As the ferry reaches Skyros late and leaves early, our domehead chose to stay in the port of Linariá, on the west coast but fifteen minutes by bus from the capital, Skyros. Linariá is one of the loveliest ports he has visited, with room for barely more than half a dozen yachts in its tiny limani, a few hotels and rooms and half a dozen restaurants open most of the year, and beaches nearby. Most accommodation ‘in’ the handsome capital is in fact a good two-four km outside town, in the (rather dull) seaside areas of Magazia and Molos. Even though much of this part of the island recently lost its broadband service after an OTE snafu, he would recommend Linariá as a base for visitors, in particular the Lykomides rooms (where, to avoid accusations of payola, he paid the going rate). Probably the most sophisticated port in the Sporades (the work of volunteers, our man was told), it provides bath facilities, bike racks, shopping and garbage trollies, wifi, a dedicated website and even a small open-air library for yachties, and has notices informing visitors that the port is a pooper-scooper zone.

Beyond here and the capital, and a few smaller settlements, the island’s 220-something square kms are largely wild: bare and Cycladean in aspect in the south-east, forested and Sporadean in the north-west, home to migrating Eleanora’s falcons in summer, herds of semi-wild dwarf ponies and, above Tris Boukes (‘three mouths’) bay, the burial place of poet Rupert Brooke, who died aboard a French hospital ship moored in the bay in April 1915, just days after his famous poem, ‘The Soldier’ (“there’s a corner of a foreign field that is forever England”), had been read during Easter Sunday mass in St Paul’s cathedral. Not many who know the poem know also that Brooke was a Fabian, but a Fabian who combined his leftie politics with his patriotism.

Skyros has a very short ‘high season’ – it was over by the first week of September – although capital and port remain open through the year, and the Shipping Company and tourism volunteers are developing culture and activity programmes to extend the season and attract more visitors (the airport at the north of the island, currently used only by Aegean and Sky Express, is expecting its first ever charters, from France, in 2015). They particularly welcome visitors from their neighbouring islands, and those same neighbours may be surprised at just how cheap the cost of living on the most remote Sporadean island is.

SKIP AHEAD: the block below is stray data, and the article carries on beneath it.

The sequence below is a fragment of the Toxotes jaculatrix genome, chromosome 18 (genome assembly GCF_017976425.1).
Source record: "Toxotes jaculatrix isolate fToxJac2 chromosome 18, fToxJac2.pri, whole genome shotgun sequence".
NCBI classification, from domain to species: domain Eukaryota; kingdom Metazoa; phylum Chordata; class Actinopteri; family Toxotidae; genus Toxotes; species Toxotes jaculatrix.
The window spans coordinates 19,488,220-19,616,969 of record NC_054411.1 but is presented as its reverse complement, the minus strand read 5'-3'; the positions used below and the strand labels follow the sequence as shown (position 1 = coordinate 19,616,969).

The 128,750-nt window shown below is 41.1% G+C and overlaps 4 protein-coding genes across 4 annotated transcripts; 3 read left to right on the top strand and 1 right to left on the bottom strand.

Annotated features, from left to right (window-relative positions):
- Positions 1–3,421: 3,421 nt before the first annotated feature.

Mighty Proteus

A photo from 06:30 Tuesday morning during the loading of F/B Proteus for its journey to Volos. The photo enlarges nicely with a “click”.

Name that bug

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We spotted this impressive former member of the insect kingdom prone and quite dead on a street in the Kastro area yesterday, but were unable to identify it. It had a wingspan of around three inches and a large yellow and brown striped thorax. At least, we think it was a thorax. Maybe one of the teeming multitudes of entomologists among our readers can help us name it.

After the rain

This really nice photo was taken by our friend Harald at the Glossa end of the isle.
He said: “a view from our hill, after the rain, today”
We received the photo at 18:30 today and assume the beautiful shot was taken in the late afternoon.
Thanks, Harald!


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These big fishes were playing the leading role a couple of days ago when we were trying to buy fish. Not only from the fishing boats you can buy fish, there are also several cars. You can find them usually in front of the Skopelos port entrance and depending on the season they sell many different kinds of fish. This is fagri, a fish unique to Mediterranean waters. It has been variously referred to as a variety of red porgy, of white snapper and even pink sea bream. Source http://milos.ca/features/fagri

An original thank you


Gillian Maude is very thankful to the health centre on Skopelos. They treated her so well a couple of months ago and Gillian wants to return the favour. The health centre needs new supplies and this is why she has made these beautiful bags that are for sale with all proceeds going to the health centre. The fabrics come from a company called Prestigious Textiles in England.

Jenny Nelson and David Shaw, who have an exhibition in Mercurius starting on Wednesday (see below), have kindly offered a table in Mercurius for Gillian to show her bags.